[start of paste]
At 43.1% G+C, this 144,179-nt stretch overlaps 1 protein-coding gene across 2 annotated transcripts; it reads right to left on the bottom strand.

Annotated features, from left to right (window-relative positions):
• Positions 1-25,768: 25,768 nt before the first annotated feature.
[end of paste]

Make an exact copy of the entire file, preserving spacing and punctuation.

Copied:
At 43.1% G+C, this 144,179-nt stretch overlaps 1 protein-coding gene across 2 annotated transcripts; it reads right to left on the bottom strand.

Annotated features, from left to right (window-relative positions):
• Positions 1-25,768: 25,768 nt before the first annotated feature.